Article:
Machine guns are wonders of engineering. They handle hundred of rounds per minute and thousands of rounds over a lifetime. They deal with the massive heat and gas pressure as the rounds fire. And, they operate in the toughest environments and can be exposed to shock, damage, or wear. Really, they’re pretty dependable. But, what happens when the weapon won’t fire? Worse, what happens when your weapon won’t fire but the enemy’s weapon will fire?
Weapons can malfunction in many ways. Each malfunction requires specific responses. When does the soldier learn to deal with the malfunctions? How? Many malfunctions can be dangerous. Live weapons can’t have the malfunction induced. There are procedures manuals and dry fire drills that work through the remedial steps. But, those don’t show exactly that the remedial action worked and the weapon can truly fire again. Many defense services use simulated weapon trainers for general shooting training or marksmanship. Often, the trainers don’t include the potential malfunctions. In many weapon simulators, the machine gun always works perfectly. It doesn’t matter how many rounds are ‘fired’ or how hot or dirty an actual weapon would be if used as it is in the simulator. Guns do jam in the real world. Soldiers must be able to overcome a weapon malfunction. Lives may be counting on that weapon working. Real training in the simulator with realistic malfunctions is key. It’s the safe, effective way to practice.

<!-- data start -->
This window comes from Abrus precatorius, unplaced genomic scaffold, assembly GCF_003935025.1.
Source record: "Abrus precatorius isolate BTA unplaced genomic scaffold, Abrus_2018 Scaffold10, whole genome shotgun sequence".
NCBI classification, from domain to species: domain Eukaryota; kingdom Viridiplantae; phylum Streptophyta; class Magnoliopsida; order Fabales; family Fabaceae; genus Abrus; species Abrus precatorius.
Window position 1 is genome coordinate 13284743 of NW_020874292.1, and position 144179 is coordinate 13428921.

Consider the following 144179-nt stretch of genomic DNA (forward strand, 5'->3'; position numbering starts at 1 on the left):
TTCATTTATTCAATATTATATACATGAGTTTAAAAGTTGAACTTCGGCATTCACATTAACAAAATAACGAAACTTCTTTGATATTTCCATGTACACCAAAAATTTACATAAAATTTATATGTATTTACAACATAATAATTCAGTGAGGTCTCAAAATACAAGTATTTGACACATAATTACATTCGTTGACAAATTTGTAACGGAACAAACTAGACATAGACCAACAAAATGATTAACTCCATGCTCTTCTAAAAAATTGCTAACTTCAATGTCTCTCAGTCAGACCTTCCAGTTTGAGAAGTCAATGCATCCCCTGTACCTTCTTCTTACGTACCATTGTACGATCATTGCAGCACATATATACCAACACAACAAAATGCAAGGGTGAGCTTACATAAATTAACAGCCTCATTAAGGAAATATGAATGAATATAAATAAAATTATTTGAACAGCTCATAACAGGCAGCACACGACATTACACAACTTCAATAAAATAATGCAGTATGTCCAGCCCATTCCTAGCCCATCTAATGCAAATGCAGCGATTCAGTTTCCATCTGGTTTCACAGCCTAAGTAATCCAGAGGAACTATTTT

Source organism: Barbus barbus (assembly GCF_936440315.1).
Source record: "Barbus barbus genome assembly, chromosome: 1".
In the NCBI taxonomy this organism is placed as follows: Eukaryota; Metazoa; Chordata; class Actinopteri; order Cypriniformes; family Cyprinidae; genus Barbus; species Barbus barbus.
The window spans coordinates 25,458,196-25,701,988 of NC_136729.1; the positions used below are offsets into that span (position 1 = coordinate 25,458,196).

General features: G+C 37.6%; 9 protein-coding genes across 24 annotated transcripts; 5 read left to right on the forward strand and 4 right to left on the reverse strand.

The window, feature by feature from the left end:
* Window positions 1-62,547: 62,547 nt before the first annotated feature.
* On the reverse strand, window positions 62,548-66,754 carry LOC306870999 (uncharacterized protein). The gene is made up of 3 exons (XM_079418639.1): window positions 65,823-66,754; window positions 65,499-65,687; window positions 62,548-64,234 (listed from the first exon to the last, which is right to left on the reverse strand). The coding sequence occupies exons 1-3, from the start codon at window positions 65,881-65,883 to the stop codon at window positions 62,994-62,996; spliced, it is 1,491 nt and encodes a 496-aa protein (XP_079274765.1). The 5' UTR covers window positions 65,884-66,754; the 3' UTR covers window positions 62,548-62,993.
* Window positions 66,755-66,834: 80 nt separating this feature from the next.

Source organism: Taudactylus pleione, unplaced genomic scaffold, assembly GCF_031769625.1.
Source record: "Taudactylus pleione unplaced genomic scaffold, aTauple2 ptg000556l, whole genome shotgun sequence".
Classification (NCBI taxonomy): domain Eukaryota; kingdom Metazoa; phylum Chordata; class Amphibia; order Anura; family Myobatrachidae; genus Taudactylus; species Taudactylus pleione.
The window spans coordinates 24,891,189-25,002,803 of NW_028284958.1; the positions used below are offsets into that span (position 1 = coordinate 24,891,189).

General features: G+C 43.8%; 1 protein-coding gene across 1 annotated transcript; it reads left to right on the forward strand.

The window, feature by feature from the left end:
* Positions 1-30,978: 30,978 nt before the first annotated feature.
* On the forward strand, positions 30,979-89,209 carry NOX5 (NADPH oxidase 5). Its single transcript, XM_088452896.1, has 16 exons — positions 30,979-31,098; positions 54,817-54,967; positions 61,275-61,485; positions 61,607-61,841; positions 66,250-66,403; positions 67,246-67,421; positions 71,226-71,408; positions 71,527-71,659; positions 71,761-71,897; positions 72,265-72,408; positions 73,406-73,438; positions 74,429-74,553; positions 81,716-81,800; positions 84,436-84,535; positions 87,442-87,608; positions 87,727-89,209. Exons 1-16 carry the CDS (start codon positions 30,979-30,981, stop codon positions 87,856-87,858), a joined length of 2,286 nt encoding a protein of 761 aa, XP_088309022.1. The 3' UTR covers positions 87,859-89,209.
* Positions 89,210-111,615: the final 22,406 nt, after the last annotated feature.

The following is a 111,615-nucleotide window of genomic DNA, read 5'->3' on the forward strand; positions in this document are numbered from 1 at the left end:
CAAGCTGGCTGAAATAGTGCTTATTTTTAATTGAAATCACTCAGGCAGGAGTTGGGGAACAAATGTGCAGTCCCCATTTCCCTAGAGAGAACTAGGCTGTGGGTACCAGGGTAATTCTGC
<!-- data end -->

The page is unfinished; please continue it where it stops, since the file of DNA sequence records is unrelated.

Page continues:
Think about malfunctions when considering a replica weapon training system. Training both normal operations and malfunctions builds capable gunners in the field. Consider the following when looking at gunnery trainers. The key for training malfunctions is having both malfunctions and remedial actions. The student should be able to identify the problem and resolve it. The system must include sensors to monitor the weapon status and gunner actions. The system must include logic to clear the malfunction only after corrective actions. The instructor should be able to confirm the remedial actions. The instructor should have capability to monitor the student and the weapon status remotely. It’s key to have both capabilities. Training starts with the instructor teaching right over-the-shoulder. It moves to remote observation where skilled students operate solo. The weapon system should support both training types.